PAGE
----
Oct 22

The Bible clearly teaches that salvation delivers us from sinning. In fact, this is what the word salvation means – deliverance. The Greek word σωτηια, which is translated as “salvation” 44 times in the KJV, and is defined by Thayer’s Lexicon as “deliverance”.

This deliverance is not only from the love and penalty of sin, but it is from the very power of sin. If you are not clear on this, please read my post on true conversion.

The idea that at some point after we are converted we grow out of sin or reckon ourselves dead to sin, and thereby stop sinning, is foreign to the Bible and an unbiblical teaching.

I have been meditating for sometime on the position that some hold that at some point after a person is converted, they become free from sin by looking to Christ, or putting their eyes on Christ, or by reckoning themselves free from sin. I hold that this view is unbalanced, unbiblical, and is spiritually dangerous.

We are saved by grace alone through faith alone (Eph 2:8). This saving is the saving not only from the penalty and desire to sin, but from the power of sin (Mat 1:21). When we are sinners, we need to look to Christ and set our eyes on him and his example. However, this is not what saves us in and of itself. We are saved by God’s unmerited favor through faith! Faith comes from hearing the Word of God (Rom 10:17), not in the act of looking to Jesus. It is by faith that we lay hold of Jesus and his promise to save us.

Getting the victory over sin is a salvation issue, not an issue of growth and maturity. Moving the sin issue to one of growth and maturity makes sin compatible with the Christian life, and leaves people with the impression that you can sin and still be a Christian.

No one can ever be saved without true godly sorrow and repentance (2Cor 7:10), and repentance includes the fruit of a commitment to forsake all sin by the power of God (Luk 3:8). The idea that you can come to God and hold onto some of your sin is unbiblical.

After we are saved, it is not only the reading and hearing of the Word of God that produces faith, but also fervently praying in the Spirit, which also builds up our faith (Jud 1:20). Now that we are saved, we have a fight to fight. We need “grace to help in time of need” (Heb 4:16).

Here we find that not only are we saved by faith, but we are kept by the power of God through faith (1Pet 1:5). We overcame and continue to overcome the world (self, flesh, sin, and the devil), by faith (1Joh 5:4), we stand by faith (2Cor 1:24), we stop the flaming arrows of the wicked by faith (Eph 6:16), everything is by faith. Read this Word Study on Faith.

As a Christian, we are to hear the Word of God and appropriate the promises by faith. We are told that we are to be diligent and add the Fruit of the Spirit to our life (2Pet 1:5-7), and that if we do this we will never fall (2Pet 1:10). Christ said to “hunger and thirst after righteousness”, and that if we do so, we will be filled (Mat 5:6).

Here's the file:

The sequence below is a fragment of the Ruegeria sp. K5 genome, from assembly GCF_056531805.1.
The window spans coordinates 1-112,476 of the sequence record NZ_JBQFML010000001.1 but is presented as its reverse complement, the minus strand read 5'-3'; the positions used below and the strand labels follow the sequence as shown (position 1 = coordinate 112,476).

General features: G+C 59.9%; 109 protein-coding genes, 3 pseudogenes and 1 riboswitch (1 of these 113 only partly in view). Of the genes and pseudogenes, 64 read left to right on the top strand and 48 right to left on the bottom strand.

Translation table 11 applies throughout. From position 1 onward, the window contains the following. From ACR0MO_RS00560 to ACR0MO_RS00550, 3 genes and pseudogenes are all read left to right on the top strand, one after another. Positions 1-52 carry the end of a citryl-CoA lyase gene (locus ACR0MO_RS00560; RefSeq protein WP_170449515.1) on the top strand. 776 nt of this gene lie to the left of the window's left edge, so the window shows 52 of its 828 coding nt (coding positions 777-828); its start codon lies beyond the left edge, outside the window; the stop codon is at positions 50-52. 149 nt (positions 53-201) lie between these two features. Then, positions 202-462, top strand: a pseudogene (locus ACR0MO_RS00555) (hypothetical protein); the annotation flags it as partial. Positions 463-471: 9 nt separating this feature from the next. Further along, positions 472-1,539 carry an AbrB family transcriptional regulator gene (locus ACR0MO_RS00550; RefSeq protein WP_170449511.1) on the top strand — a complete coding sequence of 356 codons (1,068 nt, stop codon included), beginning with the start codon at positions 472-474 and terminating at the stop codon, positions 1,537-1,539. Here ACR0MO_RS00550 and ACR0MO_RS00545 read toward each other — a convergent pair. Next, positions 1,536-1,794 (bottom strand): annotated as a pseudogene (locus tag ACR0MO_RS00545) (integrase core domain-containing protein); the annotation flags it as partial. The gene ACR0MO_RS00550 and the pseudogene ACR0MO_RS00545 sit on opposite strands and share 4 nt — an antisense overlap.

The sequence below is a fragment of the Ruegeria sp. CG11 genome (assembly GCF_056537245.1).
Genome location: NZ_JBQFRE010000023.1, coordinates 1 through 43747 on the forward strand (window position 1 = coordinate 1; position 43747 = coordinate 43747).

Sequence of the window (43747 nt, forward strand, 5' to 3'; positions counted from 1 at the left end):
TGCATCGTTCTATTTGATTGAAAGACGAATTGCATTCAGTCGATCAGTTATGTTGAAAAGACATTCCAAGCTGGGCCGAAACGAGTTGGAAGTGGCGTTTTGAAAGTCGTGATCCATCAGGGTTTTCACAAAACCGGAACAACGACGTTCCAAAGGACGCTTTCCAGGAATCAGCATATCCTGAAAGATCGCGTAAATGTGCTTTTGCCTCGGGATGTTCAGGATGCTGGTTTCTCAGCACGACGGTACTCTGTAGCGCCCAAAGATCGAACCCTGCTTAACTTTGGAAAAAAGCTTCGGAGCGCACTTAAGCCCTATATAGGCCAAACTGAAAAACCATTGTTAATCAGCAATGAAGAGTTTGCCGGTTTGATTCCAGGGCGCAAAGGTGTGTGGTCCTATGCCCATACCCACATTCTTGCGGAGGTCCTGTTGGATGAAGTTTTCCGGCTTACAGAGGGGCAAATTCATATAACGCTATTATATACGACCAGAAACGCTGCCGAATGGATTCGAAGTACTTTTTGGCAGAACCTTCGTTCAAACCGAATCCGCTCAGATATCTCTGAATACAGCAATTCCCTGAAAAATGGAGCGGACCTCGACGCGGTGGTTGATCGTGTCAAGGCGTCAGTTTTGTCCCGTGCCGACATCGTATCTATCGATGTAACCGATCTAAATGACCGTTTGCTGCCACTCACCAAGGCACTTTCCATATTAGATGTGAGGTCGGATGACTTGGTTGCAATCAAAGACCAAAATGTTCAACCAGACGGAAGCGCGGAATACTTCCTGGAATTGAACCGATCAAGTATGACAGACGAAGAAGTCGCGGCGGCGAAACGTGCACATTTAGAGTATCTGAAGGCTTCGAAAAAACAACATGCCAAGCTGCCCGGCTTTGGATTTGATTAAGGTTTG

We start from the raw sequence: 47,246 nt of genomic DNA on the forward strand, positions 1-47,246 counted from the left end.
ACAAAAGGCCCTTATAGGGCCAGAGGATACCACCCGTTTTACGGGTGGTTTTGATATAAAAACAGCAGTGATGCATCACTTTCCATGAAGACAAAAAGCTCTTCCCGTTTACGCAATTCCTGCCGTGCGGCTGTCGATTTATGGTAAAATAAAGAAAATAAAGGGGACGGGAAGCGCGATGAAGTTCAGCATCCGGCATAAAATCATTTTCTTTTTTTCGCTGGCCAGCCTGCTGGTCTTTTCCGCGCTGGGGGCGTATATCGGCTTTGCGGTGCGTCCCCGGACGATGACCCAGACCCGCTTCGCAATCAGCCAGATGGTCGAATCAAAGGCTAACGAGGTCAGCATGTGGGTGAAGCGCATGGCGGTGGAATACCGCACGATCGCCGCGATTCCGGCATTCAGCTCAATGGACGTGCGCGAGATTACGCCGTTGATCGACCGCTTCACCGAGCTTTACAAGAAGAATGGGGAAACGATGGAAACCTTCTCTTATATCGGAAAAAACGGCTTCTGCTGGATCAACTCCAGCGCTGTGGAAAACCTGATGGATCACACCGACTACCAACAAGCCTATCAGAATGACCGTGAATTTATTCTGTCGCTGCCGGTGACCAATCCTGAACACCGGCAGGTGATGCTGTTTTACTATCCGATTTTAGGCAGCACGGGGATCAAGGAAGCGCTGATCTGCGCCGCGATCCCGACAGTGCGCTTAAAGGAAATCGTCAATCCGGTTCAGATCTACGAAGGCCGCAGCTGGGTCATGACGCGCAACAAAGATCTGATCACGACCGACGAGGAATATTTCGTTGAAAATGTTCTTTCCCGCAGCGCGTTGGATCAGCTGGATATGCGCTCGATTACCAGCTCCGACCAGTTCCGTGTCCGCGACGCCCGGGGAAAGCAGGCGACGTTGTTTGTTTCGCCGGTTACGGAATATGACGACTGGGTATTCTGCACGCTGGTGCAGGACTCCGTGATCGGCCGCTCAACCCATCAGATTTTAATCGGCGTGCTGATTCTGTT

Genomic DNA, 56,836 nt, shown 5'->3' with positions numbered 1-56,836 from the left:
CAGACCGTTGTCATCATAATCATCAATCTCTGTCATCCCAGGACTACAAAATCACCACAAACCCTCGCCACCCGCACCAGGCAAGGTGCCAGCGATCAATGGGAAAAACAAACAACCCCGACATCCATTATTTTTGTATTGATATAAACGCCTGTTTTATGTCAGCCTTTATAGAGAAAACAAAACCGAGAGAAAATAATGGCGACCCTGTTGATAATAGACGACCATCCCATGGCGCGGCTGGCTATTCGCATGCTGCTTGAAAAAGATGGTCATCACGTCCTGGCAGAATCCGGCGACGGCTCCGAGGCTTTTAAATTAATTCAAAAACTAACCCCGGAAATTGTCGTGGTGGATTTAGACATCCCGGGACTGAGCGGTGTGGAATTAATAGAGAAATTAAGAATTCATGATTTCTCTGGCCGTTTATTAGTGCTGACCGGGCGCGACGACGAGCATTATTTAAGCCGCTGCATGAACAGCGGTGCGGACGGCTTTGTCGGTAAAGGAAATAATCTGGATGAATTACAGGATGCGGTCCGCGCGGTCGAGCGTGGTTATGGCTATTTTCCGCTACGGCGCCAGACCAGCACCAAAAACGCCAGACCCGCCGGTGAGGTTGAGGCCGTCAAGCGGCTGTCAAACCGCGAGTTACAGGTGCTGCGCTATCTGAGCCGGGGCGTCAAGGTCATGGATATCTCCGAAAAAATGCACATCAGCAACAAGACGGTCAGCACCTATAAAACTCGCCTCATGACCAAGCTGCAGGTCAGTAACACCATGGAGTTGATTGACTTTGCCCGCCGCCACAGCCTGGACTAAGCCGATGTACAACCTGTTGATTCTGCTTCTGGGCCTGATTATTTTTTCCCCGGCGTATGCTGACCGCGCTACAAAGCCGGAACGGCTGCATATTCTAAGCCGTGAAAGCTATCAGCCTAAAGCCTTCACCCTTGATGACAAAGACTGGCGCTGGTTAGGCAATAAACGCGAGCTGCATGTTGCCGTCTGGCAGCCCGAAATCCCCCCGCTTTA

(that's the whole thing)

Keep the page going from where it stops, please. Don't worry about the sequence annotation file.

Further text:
The Scriptures instruct us to watch and pray, so that we won’t be overcome by sin (Mat 26:41). We are told that if we “humble ourselves God will give us grace” (1Pet 5:5). James says to “resist the devil” and when we do, he will flee from us (Jas 4:7). Jesus says to “abide in him” that we may bring forth much fruit (John 15:4).

With many other exhortations throughout the New Covenant scriptures, we are instructed in what we must do to live a life that is pleasing to God. We must take the whole Word. It is not just prayer. It is not just reading the Word. It is not just looking to Jesus (Heb 12:2). It is not just reckoning yourself dead unto sin (Rom 6:11). We must take all the Word, and it must abide in us richly (Col 3:16) for us to live a successful Christian life.

Yes! Asking, seeking, knocking, working, perfecting, hungering, adding to, giving diligence, laboring, following after, laying hold, fighting, contending, praying, reading, humbling, and much more. Yes! That’s right! Faith is made complete (perfect) by works (Jas 2:22). While we live this life by faith, at the same time we must work out our salvation with fear and trembling (Phi 2:12).

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One Response to “Faith and Works”

  1. 1. Peter Says:


    how do we deal with sins of omission? There are thousands of times I could have done something for good but I didn’t, doesn’t scripture say that He who knows to do something and does not do it, that this is sin to this one?

    Its easy to claim a victory over sin when we stop doing something we shouldn’t and define sin as merely doing the wrong thing, but what about not doing the things we should? isn’t that a sin as well? How can I ever hope to do everything I should?


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